Some point to the United States Code (USC) to claim that the United States is a federal corporation, and not a union of states as described in the original Constitution.
From Title 28, Part VI, Chapter 176, Subchapter A, Section 3002 of the USC:
(15) “United States” means—
(A) a Federal corporation;
(B) an agency, department, commission, board, or other entity of the United States; or
(C) an instrumentality of the United States.
If you look at the context of that definition, it becomes clear that it’s not saying that the United States is a federal corporation, but rather, it’s referring to federal corporations incorporated by the United States.
At the beginning of the section, it says: “As used in this chapter:”
Therefore, the reference to the “United States” as “a federal corporation” is only applicable to Title 28, Part VI, Chapter 176 of the United States Code.
Even within that limited context, it’s not referring to the United States as a federal corporation. If that was the intent, it would have been defined as “the United States, a Federal corporation.”
Looking at a different subchapter of the same chapter, namely, Subchapter D, Section 3306 (Remedies of the United States), (a):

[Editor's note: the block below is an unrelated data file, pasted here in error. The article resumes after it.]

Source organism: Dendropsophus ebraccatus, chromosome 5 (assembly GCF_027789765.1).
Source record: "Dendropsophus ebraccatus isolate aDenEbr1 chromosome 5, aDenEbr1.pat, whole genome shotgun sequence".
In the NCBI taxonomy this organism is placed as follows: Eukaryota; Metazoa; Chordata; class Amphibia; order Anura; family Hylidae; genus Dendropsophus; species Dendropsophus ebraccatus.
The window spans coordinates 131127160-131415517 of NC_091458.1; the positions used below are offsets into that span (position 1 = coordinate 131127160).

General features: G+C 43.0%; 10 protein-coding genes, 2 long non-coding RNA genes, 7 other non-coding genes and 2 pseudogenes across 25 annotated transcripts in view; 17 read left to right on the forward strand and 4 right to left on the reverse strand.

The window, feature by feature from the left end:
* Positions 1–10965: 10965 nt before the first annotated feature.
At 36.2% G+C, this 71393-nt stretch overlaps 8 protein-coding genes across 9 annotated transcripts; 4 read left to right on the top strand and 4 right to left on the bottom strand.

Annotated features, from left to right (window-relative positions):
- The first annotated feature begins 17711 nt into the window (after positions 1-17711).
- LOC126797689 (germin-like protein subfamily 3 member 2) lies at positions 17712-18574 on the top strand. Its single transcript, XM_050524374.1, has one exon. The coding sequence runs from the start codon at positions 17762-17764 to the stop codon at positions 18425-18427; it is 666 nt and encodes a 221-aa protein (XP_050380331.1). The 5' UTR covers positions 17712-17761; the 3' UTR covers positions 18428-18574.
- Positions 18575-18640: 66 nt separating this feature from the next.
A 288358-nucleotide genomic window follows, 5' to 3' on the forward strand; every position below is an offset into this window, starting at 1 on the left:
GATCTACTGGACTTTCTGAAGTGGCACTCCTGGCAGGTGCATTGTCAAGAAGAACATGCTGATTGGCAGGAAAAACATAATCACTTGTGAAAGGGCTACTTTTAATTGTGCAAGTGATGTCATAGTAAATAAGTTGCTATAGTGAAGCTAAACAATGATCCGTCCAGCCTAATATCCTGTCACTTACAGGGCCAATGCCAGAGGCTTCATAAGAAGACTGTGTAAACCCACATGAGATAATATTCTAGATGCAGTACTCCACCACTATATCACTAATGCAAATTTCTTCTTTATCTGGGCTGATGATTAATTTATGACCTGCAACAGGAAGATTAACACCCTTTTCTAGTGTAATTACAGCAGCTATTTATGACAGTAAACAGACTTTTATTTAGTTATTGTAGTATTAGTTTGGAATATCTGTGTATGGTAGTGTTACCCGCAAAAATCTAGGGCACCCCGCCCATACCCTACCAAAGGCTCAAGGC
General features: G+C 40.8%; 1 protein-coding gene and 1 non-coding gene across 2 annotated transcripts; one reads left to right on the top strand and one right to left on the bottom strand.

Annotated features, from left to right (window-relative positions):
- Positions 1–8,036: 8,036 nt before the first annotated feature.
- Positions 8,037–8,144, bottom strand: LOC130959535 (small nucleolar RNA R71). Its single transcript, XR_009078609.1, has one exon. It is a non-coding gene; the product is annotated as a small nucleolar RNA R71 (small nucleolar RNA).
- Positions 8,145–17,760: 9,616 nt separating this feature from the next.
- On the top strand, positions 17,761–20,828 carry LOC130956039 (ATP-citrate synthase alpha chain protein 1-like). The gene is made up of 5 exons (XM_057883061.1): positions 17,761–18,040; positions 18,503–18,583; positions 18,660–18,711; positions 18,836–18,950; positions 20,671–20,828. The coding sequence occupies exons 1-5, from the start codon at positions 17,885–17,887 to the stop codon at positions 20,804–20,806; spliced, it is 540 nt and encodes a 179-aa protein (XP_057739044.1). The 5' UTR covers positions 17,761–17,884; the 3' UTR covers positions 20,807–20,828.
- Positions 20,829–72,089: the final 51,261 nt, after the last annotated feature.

“(1) avoidance of the transfer or obligation to the extent necessary to satisfy the debt to the United States;“
If the meaning of “(A) a Federal corporation” is substituted, we get:
(1) avoidance of the transfer or obligation to the extent necessary to satisfy the debt to a Federal corporation.
Examples of United States federal corporations can be found here.
In my article, A Constitution for the United States of America or of the United States?, I show how the Founding Fathers who signed the Constitution drew no distinction between the two, despite the claim that the United States of America is a nation and the United States is a corporation.
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